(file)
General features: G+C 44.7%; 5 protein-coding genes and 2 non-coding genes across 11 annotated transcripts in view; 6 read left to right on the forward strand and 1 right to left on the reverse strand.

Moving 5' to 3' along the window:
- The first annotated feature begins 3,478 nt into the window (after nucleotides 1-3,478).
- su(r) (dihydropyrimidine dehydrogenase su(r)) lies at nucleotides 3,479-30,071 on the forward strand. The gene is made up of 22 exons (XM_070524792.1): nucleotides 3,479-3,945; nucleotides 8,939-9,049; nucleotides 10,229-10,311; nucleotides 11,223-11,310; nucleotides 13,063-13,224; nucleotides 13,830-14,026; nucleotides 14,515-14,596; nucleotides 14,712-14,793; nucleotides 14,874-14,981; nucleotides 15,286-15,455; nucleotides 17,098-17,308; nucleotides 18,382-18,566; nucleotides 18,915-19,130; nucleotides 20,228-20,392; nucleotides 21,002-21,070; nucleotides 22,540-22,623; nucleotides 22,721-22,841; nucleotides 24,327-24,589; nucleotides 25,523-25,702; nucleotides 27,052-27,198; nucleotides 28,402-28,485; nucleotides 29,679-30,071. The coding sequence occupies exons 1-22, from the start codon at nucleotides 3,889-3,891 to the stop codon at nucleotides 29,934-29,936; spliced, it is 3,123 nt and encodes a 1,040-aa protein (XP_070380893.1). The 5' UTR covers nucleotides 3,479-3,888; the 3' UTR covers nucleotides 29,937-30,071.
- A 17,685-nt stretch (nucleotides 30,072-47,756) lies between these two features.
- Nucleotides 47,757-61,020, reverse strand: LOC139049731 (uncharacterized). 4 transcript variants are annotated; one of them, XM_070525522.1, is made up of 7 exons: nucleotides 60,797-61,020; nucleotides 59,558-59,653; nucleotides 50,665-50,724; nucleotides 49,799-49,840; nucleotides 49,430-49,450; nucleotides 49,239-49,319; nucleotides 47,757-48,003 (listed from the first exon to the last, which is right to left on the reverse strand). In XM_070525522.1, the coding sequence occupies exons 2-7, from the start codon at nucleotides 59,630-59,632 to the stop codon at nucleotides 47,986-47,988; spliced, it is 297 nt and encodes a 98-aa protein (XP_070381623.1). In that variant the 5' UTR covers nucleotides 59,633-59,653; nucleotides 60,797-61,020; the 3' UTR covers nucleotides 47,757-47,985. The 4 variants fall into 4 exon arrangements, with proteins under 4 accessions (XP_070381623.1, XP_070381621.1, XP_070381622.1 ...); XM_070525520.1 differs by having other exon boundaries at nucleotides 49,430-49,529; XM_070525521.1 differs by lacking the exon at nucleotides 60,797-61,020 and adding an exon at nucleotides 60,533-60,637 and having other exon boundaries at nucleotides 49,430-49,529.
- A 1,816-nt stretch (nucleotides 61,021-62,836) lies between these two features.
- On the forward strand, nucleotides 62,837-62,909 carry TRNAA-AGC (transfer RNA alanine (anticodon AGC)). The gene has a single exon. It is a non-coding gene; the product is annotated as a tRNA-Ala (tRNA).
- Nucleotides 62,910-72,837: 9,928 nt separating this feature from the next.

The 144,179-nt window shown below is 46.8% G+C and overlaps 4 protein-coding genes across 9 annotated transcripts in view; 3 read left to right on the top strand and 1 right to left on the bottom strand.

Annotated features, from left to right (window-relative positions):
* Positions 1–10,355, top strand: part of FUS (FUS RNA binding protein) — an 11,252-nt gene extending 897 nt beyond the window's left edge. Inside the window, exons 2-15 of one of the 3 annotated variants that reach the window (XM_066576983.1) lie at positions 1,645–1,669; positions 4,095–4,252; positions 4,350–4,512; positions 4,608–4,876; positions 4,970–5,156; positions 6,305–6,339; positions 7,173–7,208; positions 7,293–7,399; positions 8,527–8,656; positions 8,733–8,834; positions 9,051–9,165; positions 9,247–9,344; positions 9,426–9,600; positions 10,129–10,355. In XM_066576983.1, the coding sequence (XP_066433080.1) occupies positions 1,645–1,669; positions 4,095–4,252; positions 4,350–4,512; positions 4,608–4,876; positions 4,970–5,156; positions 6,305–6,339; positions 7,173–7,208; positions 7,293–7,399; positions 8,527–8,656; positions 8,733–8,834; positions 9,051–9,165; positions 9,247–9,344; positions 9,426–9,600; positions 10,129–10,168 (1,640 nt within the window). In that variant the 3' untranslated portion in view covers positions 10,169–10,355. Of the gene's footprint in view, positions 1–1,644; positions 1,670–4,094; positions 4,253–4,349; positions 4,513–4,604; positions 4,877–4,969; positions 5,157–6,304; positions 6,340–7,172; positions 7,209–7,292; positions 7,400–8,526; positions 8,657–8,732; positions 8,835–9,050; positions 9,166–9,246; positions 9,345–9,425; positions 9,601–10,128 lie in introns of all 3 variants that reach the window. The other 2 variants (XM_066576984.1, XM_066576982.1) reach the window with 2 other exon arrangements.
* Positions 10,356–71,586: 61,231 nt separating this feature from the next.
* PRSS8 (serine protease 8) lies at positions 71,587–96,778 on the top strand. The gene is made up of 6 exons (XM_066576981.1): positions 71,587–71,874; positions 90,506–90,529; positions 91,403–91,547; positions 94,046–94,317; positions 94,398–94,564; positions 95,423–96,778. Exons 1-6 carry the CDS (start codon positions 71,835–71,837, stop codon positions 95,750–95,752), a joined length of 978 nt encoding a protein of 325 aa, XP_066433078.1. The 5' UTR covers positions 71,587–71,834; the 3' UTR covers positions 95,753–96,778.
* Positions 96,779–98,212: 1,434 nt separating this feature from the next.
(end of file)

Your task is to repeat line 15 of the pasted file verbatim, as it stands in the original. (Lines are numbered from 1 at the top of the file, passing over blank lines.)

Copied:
* Positions 96,779–98,212: 1,434 nt separating this feature from the next.